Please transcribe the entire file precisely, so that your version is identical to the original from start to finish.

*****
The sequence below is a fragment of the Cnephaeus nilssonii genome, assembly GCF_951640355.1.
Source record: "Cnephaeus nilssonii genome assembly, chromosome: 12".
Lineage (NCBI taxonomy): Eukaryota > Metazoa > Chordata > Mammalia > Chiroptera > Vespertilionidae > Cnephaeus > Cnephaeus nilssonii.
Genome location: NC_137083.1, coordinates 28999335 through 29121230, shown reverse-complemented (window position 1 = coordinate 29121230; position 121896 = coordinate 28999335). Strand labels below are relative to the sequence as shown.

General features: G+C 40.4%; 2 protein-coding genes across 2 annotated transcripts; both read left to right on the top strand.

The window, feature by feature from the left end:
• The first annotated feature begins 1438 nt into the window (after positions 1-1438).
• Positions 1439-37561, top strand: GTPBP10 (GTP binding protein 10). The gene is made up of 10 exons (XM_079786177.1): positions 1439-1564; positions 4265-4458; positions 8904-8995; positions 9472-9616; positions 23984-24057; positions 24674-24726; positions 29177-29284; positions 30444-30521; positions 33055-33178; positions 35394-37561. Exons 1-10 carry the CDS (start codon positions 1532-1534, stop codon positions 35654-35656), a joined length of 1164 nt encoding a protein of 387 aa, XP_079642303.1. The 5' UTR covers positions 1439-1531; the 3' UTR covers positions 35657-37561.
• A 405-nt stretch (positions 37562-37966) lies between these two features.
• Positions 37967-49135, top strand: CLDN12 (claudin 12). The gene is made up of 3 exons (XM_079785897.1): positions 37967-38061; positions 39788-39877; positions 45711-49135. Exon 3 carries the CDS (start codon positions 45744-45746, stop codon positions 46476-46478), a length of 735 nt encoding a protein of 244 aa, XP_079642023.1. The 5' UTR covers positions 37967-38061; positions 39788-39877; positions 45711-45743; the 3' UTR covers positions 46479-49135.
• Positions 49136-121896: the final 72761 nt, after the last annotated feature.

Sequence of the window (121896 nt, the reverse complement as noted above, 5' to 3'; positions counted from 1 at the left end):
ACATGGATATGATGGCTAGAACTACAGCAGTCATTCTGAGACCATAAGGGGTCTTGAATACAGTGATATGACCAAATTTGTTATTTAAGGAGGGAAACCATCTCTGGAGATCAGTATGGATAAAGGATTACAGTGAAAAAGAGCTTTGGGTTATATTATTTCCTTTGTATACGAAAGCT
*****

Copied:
The sequence below is a fragment of the Cnephaeus nilssonii genome, assembly GCF_951640355.1.
Source record: "Cnephaeus nilssonii genome assembly, chromosome: 12".
Lineage (NCBI taxonomy): Eukaryota > Metazoa > Chordata > Mammalia > Chiroptera > Vespertilionidae > Cnephaeus > Cnephaeus nilssonii.
Genome location: NC_137083.1, coordinates 28999335 through 29121230, shown reverse-complemented (window position 1 = coordinate 29121230; position 121896 = coordinate 28999335). Strand labels below are relative to the sequence as shown.

General features: G+C 40.4%; 2 protein-coding genes across 2 annotated transcripts; both read left to right on the top strand.

The window, feature by feature from the left end:
• The first annotated feature begins 1438 nt into the window (after positions 1-1438).
• Positions 1439-37561, top strand: GTPBP10 (GTP binding protein 10). The gene is made up of 10 exons (XM_079786177.1): positions 1439-1564; positions 4265-4458; positions 8904-8995; positions 9472-9616; positions 23984-24057; positions 24674-24726; positions 29177-29284; positions 30444-30521; positions 33055-33178; positions 35394-37561. Exons 1-10 carry the CDS (start codon positions 1532-1534, stop codon positions 35654-35656), a joined length of 1164 nt encoding a protein of 387 aa, XP_079642303.1. The 5' UTR covers positions 1439-1531; the 3' UTR covers positions 35657-37561.
• A 405-nt stretch (positions 37562-37966) lies between these two features.
• Positions 37967-49135, top strand: CLDN12 (claudin 12). The gene is made up of 3 exons (XM_079785897.1): positions 37967-38061; positions 39788-39877; positions 45711-49135. Exon 3 carries the CDS (start codon positions 45744-45746, stop codon positions 46476-46478), a length of 735 nt encoding a protein of 244 aa, XP_079642023.1. The 5' UTR covers positions 37967-38061; positions 39788-39877; positions 45711-45743; the 3' UTR covers positions 46479-49135.
• Positions 49136-121896: the final 72761 nt, after the last annotated feature.

Sequence of the window (121896 nt, the reverse complement as noted above, 5' to 3'; positions counted from 1 at the left end):
ACATGGATATGATGGCTAGAACTACAGCAGTCATTCTGAGACCATAAGGGGTCTTGAATACAGTGATATGACCAAATTTGTTATTTAAGGAGGGAAACCATCTCTGGAGATCAGTATGGATAAAGGATTACAGTGAAAAAGAGCTTTGGGTTATATTATTTCCTTTGTATACGAAAGCT